Our Book - YOUR HOUSE, YOUR HOME

This is an example of a page from our book, YOUR HOUSE, YOUR HOME.  We are proud of it and happy to give it free with every inspection.  The book makes our home inspection report very complete.  Together with the report,  YOUR HOUSE, YOUR HOME, helps every home buyer able to completely evaluate a purchase right after the inspection.  The book is currently 405 pages, two columns per page and notebook sized.  It comes in a convenient binder.  It is updated frequently, at least once every 12 or 14 months, and is so logical and understandable everyone can use it.  If you have a copy you already appreciate it as one of the best home-owner references in the industry today.  And if you move from the Northern Virginia area to another state, it will be just as good and just as complete a reference there too!

How The Book Is Used

Your home inspection report might make a mention about something discovered during the home inspection, such as, say, improper venting of gas appliances and their flue design.  A reference to the book would be added to the inspection report comment - 6C.33.  That refers you to chapter 6, section C, paragraph bullet .33.  Turning to that reference in the book, you would see:  

6C.33 FLUE SHARED
                                                        
 

(If you use firewood, read 6W; and see 6C.10)

     Using the same flue for any two appliances is not considered to be good practice.  However, most (not all) codes allow more than one gas appliance or an oil and a gas appliance to connect to a single vent provided that both appliances are on the same floor, neither appliance uses a fan to provide forced draft, and the inlets are offset – the smaller appliance should have an inlet into the vent that is above the inlet from the larger appliance. Exception: Engineered systems may be designed for appliances placed on different floors.
     Updated rules allow venting of fan-assisted furnaces and natural-draft water heaters into the same flue provided that the furnace vent fan does not produce a positive pressure – that is, a pressure that is greater than ambient air pressure (a pressure that great could drive the water heater’s exhaust gasses out of the vent hood and into the household air).
      Furnaces that are approved for shared venting with a natural-draft water heater are identified on their label as Category I or Category II appliances. These units have weak fans that merely assist the airflow over the heat exchanger. Once the air is in the vent, the natural buoyancy of the air carries the exhaust up the vent (i.e., the negative pressure in the vent allows the greater pressure in the house to drive the gases up the vent).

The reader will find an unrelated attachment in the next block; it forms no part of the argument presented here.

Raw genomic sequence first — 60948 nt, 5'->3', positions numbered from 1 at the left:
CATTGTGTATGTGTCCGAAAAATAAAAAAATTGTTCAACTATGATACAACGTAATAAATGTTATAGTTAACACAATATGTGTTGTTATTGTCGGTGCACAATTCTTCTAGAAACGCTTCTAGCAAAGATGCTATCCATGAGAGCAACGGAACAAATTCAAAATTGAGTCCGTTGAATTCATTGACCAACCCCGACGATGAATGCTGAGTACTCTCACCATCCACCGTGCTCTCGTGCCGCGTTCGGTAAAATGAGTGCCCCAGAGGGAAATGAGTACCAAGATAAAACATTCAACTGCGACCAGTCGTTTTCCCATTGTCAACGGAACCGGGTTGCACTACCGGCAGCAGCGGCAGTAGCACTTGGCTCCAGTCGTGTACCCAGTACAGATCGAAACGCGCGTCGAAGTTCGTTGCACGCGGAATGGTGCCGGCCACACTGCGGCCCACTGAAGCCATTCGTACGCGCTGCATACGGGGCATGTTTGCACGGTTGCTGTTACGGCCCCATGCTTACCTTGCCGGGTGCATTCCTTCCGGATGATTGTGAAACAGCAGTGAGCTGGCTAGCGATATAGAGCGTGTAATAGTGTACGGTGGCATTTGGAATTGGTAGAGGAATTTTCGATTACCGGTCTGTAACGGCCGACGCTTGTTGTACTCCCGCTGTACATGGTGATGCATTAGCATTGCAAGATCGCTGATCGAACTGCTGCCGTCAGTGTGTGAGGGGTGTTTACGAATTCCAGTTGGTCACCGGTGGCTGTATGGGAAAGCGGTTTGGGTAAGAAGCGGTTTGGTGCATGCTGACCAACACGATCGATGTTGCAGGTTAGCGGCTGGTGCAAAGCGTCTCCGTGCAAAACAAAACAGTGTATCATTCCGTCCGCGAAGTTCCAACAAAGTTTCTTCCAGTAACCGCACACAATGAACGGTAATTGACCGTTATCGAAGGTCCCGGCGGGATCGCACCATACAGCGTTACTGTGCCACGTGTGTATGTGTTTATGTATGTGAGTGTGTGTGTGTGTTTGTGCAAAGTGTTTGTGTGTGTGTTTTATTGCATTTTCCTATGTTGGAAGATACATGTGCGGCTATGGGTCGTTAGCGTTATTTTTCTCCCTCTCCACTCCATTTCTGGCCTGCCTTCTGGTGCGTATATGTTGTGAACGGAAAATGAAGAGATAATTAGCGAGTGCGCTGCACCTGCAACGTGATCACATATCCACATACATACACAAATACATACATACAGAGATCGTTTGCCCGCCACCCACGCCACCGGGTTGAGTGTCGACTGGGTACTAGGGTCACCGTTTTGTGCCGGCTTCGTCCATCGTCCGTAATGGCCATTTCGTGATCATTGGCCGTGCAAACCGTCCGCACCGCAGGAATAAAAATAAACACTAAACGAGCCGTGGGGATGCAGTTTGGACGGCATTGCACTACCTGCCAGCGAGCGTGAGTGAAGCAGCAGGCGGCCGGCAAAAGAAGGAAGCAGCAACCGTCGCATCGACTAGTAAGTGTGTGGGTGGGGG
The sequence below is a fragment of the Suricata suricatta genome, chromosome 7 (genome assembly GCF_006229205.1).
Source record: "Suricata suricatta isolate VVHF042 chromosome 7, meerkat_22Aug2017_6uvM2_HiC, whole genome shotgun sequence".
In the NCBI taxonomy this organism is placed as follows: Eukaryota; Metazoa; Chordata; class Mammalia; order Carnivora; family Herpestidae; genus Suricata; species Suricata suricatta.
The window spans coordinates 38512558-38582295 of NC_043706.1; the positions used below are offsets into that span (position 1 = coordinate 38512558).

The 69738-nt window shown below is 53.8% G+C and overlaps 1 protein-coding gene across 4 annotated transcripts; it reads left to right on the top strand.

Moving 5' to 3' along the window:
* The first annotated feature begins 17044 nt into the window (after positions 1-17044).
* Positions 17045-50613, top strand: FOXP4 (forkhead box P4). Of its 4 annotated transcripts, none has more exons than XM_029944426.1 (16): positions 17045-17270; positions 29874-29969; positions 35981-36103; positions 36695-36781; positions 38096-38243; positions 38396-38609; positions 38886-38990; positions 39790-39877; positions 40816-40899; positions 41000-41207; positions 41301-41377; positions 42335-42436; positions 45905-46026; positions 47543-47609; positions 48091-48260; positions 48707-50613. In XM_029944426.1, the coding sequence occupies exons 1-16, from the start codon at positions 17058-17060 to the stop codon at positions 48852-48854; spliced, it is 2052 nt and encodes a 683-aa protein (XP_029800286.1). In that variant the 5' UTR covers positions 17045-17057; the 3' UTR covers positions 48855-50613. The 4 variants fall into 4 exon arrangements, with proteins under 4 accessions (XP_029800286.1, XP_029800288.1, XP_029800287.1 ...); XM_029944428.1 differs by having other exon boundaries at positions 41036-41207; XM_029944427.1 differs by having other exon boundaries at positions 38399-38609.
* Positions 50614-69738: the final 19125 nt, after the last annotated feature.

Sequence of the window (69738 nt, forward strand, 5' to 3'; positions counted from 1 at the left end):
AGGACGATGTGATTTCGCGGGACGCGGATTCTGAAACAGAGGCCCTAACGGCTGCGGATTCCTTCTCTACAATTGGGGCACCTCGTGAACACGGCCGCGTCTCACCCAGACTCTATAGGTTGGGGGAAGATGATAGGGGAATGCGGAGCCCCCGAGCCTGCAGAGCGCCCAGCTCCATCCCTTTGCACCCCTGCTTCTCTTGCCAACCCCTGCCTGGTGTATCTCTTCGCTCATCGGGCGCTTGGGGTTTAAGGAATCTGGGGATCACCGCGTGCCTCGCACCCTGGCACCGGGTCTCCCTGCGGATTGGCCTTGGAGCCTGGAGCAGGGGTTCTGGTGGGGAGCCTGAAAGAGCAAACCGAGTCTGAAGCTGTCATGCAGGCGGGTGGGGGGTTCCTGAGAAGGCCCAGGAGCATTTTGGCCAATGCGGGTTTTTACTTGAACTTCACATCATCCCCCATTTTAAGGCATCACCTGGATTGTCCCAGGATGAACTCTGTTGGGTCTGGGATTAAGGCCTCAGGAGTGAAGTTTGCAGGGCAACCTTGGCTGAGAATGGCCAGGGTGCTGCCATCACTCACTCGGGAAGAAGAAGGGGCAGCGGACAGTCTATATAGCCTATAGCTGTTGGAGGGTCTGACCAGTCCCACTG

The “T” connection shown in the photo is not as good as a configuration in which the furnace entered the chimney at a lower point than the vent from the water heater. This is such a dangerous configuration that now it is prohibited almost everywhere. Similarly, two connector pipes should not enter opposite sides of the vent at the same level. If one or both of the appliances is oil-fueled, the flue must be Class-A chimney (galvanized or stainless steel, with no aluminum piping).
     Solid-fueled appliances may not vent into the same vent system used by appliances that use other fuels. Even use of the same flue by two solid-fueled appliances generally is prohibited (although some prefabricated fireplaces are designed to use the same flue for two fireplaces on separate floors). Among other problems, any appliance vented into the solid-fueled appliance’s flue is likely to affect the draft in unpredictable ways.
     Because solid-fueled appliances, especially, produce immense quantities of deadly carbon monoxide and many other pernicious exhausts, it is essential for safety that a good draft be maintained (see .10).
     Adding an additional flue that extends through the roof is likely to cost at least a few hundred dollars even for a one-story house. Consultation with a holder of a mechanical license or a mechanical engineer specialist is recommended.  A smaller vent connector pipe should enter the flue above the connector pipe from the larger appliance.


Page 2 of Chapter 6, Heating/Air-Conditioning, Article 6C: Common Concerns -  Heating and Air-Conditioning.  See 6A for definitions and explanation of the concepts discussed herein.

That's it!  The book has over 1,000 corresponding pictures and diagrams for many of the references.  Your inspection report would have many such references which describe whatever types of problems that might be encountered in your home inspection.  Every item reported cross references directly to the page in the book that discusses it.  The report is easy to follow and understand.  The book is too!


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Jay performs inspections Monday through Saturday, throughout Northern Virginia, from his office in Bristow to Leesburg and Centreville, to Great Falls and Vienna and everywhere in between!